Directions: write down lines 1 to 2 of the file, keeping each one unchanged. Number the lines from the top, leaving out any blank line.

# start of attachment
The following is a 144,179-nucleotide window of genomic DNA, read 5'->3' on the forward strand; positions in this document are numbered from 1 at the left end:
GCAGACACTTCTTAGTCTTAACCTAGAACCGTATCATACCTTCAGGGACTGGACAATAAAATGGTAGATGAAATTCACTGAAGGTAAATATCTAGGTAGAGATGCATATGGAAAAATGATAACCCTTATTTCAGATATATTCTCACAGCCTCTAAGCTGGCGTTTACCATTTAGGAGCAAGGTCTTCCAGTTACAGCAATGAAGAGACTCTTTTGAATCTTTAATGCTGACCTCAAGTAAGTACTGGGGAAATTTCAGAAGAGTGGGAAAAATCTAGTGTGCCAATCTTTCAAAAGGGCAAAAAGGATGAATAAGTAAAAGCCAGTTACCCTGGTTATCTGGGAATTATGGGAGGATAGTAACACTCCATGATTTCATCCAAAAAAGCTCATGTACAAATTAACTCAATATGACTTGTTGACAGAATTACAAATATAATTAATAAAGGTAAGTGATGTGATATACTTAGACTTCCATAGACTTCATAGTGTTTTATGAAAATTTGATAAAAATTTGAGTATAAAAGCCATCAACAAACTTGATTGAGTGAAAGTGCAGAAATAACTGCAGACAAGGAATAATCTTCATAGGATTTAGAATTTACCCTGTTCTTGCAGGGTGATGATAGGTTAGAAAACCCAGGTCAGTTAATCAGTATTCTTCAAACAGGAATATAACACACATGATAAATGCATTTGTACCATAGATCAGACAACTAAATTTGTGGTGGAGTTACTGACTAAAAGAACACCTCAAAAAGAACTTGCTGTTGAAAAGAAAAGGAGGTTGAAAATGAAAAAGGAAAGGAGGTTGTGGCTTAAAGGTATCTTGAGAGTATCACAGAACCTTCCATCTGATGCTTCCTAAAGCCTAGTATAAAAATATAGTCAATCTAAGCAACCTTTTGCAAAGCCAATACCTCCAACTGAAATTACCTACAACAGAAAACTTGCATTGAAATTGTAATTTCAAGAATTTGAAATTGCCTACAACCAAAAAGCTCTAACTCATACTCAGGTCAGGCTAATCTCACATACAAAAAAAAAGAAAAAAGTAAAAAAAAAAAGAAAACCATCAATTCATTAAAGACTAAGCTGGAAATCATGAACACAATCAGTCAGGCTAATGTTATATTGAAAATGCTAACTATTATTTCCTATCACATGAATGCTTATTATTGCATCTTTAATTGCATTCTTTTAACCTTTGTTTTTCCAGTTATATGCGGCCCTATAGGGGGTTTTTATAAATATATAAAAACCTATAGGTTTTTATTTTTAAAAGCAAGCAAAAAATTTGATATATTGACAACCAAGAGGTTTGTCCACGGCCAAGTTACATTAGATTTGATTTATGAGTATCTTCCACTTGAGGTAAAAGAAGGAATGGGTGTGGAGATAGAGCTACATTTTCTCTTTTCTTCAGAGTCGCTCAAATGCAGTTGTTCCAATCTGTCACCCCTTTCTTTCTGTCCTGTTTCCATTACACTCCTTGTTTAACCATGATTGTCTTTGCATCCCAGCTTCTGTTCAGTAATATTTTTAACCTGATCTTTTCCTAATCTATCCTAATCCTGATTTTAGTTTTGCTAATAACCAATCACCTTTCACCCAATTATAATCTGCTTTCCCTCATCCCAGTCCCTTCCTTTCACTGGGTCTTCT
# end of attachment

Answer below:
The following is a 144,179-nucleotide window of genomic DNA, read 5'->3' on the forward strand; positions in this document are numbered from 1 at the left end:
GCAGACACTTCTTAGTCTTAACCTAGAACCGTATCATACCTTCAGGGACTGGACAATAAAATGGTAGATGAAATTCACTGAAGGTAAATATCTAGGTAGAGATGCATATGGAAAAATGATAACCCTTATTTCAGATATATTCTCACAGCCTCTAAGCTGGCGTTTACCATTTAGGAGCAAGGTCTTCCAGTTACAGCAATGAAGAGACTCTTTTGAATCTTTAATGCTGACCTCAAGTAAGTACTGGGGAAATTTCAGAAGAGTGGGAAAAATCTAGTGTGCCAATCTTTCAAAAGGGCAAAAAGGATGAATAAGTAAAAGCCAGTTACCCTGGTTATCTGGGAATTATGGGAGGATAGTAACACTCCATGATTTCATCCAAAAAAGCTCATGTACAAATTAACTCAATATGACTTGTTGACAGAATTACAAATATAATTAATAAAGGTAAGTGATGTGATATACTTAGACTTCCATAGACTTCATAGTGTTTTATGAAAATTTGATAAAAATTTGAGTATAAAAGCCATCAACAAACTTGATTGAGTGAAAGTGCAGAAATAACTGCAGACAAGGAATAATCTTCATAGGATTTAGAATTTACCCTGTTCTTGCAGGGTGATGATAGGTTAGAAAACCCAGGTCAGTTAATCAGTATTCTTCAAACAGGAATATAACACACATGATAAATGCATTTGTACCATAGATCAGACAACTAAATTTGTGGTGGAGTTACTGACTAAAAGAACACCTCAAAAAGAACTTGCTGTTGAAAAGAAAAGGAGGTTGAAAATGAAAAAGGAAAGGAGGTTGTGGCTTAAAGGTATCTTGAGAGTATCACAGAACCTTCCATCTGATGCTTCCTAAAGCCTAGTATAAAAATATAGTCAATCTAAGCAACCTTTTGCAAAGCCAATACCTCCAACTGAAATTACCTACAACAGAAAACTTGCATTGAAATTGTAATTTCAAGAATTTGAAATTGCCTACAACCAAAAAGCTCTAACTCATACTCAGGTCAGGCTAATCTCACATACAAAAAAAAAGAAAAAAGTAAAAAAAAAAAGAAAACCATCAATTCATTAAAGACTAAGCTGGAAATCATGAACACAATCAGTCAGGCTAATGTTATATTGAAAATGCTAACTATTATTTCCTATCACATGAATGCTTATTATTGCATCTTTAATTGCATTCTTTTAACCTTTGTTTTTCCAGTTATATGCGGCCCTATAGGGGGTTTTTATAAATATATAAAAACCTATAGGTTTTTATTTTTAAAAGCAAGCAAAAAATTTGATATATTGACAACCAAGAGGTTTGTCCACGGCCAAGTTACATTAGATTTGATTTATGAGTATCTTCCACTTGAGGTAAAAGAAGGAATGGGTGTGGAGATAGAGCTACATTTTCTCTTTTCTTCAGAGTCGCTCAAATGCAGTTGTTCCAATCTGTCACCCCTTTCTTTCTGTCCTGTTTCCATTACACTCCTTGTTTAACCATGATTGTCTTTGCATCCCAGCTTCTGTTCAGTAATATTTTTAACCTGATCTTTTCCTAATCTATCCTAATCCTGATTTTAGTTTTGCTAATAACCAATCACCTTTCACCCAATTATAATCTGCTTTCCCTCATCCCAGTCCCTTCCTTTCACTGGGTCTTCT